Lindblad Expeditions is the latest operator to add the option, which allows guests to bypass potentially rough waters and shave time off their trip. CEO and founder Sven-Olof Lindblad said last month at luxury travel trade show ILTM Cannes that the brand had waited a long time due to concerns that passengers wouldn’t take off and land as scheduled, but that technology has made flights more predictable, Travel + Leisure reported.

2. You have to be flexible

Due to the extreme climate, cruises to Antarctica may not always go as planned.

During my trip with Aurora, the expedition team shared a planned itinerary for the next day with guests each evening, with the caveat that it was only a Plan A. After assessing conditions upon arrival, we would sometimes explore with Zodiac instead of attempting to go ashore or move altogether.

That may be an adjustment for travelers who have taken other types of cruises with detailed itineraries from start to finish. “Antarctica is a completely different animal because you basically just have to accept that you’re going on a tour to Antarctica and not get attached to a specific place,” Winkaffe said.

The ship Sylvia Earle of Aurora Expeditions.The ship Sylvia Earle of Aurora Expeditions.

The Sylvia Earle ship of Aurora Expeditions.

She recommended going into the trip with a “sense of adventure” and that travelers avoid Googling specific locations in advance to minimize disappointment if they don’t get there. Destinations may also look different from photos, especially as the environment changes throughout the year (Antarctica cruise season runs from October to March, (contains summer).

“Everyone has FOMO (fear of missing out) and all kinds of things, but everyone’s experience is different,” said Jeff Nagel, the assistant expedition leader on my trip.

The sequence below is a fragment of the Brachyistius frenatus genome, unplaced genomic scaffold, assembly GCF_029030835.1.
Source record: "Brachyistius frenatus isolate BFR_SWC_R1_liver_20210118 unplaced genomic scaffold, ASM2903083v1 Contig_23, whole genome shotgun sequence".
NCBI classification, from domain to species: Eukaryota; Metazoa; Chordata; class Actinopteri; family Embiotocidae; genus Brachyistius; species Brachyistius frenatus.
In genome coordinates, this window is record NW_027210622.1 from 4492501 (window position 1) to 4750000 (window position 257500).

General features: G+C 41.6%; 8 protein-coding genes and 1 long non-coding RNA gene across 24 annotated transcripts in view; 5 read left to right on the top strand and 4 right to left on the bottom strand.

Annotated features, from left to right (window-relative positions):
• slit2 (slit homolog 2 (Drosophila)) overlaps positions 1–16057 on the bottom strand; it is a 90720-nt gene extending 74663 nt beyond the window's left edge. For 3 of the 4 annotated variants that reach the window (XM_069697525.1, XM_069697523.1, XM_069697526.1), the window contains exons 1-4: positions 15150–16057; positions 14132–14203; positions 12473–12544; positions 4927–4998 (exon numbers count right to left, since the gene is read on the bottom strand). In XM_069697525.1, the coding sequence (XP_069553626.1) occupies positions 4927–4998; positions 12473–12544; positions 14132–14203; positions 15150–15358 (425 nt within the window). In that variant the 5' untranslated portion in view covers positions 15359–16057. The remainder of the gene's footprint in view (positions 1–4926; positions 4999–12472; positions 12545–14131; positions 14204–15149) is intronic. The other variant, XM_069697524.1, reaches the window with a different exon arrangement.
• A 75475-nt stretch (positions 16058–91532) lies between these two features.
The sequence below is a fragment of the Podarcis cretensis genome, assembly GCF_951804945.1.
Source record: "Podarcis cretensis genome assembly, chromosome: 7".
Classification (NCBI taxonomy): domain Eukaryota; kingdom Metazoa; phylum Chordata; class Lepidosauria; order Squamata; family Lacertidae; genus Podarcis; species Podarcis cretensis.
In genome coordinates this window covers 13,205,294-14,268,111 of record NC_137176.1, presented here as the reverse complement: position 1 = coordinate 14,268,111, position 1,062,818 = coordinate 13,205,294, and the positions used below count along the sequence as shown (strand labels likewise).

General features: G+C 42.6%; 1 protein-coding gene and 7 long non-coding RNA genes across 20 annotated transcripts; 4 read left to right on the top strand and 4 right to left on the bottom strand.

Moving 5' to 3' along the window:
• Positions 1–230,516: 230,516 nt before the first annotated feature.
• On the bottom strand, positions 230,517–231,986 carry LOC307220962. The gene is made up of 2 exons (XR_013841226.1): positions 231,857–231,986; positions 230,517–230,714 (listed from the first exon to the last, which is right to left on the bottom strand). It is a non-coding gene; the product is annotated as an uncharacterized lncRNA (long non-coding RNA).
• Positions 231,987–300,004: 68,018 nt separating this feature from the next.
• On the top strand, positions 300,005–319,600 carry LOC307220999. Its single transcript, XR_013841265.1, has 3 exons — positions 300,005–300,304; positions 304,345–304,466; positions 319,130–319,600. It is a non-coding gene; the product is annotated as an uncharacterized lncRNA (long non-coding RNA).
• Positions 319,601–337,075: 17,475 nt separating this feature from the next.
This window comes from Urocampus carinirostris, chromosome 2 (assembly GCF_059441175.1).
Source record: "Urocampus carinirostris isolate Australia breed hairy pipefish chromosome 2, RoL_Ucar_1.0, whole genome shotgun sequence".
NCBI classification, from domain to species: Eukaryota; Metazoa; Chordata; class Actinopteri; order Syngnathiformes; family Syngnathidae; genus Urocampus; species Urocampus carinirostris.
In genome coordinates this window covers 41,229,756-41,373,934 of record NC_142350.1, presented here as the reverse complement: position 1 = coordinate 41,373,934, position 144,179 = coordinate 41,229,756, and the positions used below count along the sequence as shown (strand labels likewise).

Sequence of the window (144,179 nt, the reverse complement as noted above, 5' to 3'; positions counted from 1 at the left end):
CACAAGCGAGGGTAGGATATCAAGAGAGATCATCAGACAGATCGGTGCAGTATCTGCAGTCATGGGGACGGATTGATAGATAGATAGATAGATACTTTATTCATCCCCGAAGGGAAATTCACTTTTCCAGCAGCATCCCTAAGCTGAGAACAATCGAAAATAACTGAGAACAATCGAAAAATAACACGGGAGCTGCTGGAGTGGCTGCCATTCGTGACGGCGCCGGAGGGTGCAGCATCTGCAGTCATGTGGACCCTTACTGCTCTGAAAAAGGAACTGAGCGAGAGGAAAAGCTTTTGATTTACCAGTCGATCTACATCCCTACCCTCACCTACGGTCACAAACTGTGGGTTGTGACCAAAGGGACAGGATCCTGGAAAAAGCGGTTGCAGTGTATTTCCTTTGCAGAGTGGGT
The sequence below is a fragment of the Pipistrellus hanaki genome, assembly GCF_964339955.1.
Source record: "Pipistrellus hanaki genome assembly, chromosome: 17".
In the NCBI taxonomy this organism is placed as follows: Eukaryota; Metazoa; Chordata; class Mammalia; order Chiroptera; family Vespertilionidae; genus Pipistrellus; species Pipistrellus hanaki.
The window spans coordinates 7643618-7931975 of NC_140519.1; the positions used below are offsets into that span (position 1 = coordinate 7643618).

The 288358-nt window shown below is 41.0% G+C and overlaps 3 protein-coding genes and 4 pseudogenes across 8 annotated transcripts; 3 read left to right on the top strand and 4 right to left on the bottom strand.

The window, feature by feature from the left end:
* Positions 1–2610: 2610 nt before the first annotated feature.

3. Consider the environment

As dire as the Antarctic environment may seem, it is also fragile. Scientists have already warned of the serious consequences of climate change.

This makes a careful visit extra important. On board the expedition with Aurora, we received information about International Association of Antarctica Tour Operators guidelines and followed biosafety protocols, such as cleaning and having our equipment inspected to avoid carrying non-native species and scrubbing our boots after landing (the ship even played songs like Taylor Swift’s “Shake It Off” as we twisted our feet against rubber mats to remove dirt).

“We are aware that despite all the work we do to make it as sustainable as possible, we do have an impact,” said Mario Placidi Spring, the expedition leader on my trip.

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Winkaffe recommends doing your research before booking and choosing a cruise line that puts effort and money into sustainable business practices.

“I’d like to believe that through our educational programs and (other programming) on ​​board, we’re creating ambassadors, and people are going to go home and maybe think about the small changes they can make in their lives to help these areas and the world as a whole protect,” Nagel added.

Editor’s note: The reporter for this story was granted access to this expedition by Aurora Expeditions. USA TODAY retains editorial control over reviews.

Nathan Diller is a consumer travel reporter for USA TODAY based in Nashville. You can reach him at [email protected].

This article originally appeared on USA TODAY: 3 Things to Know About Antarctica Expedition Cruises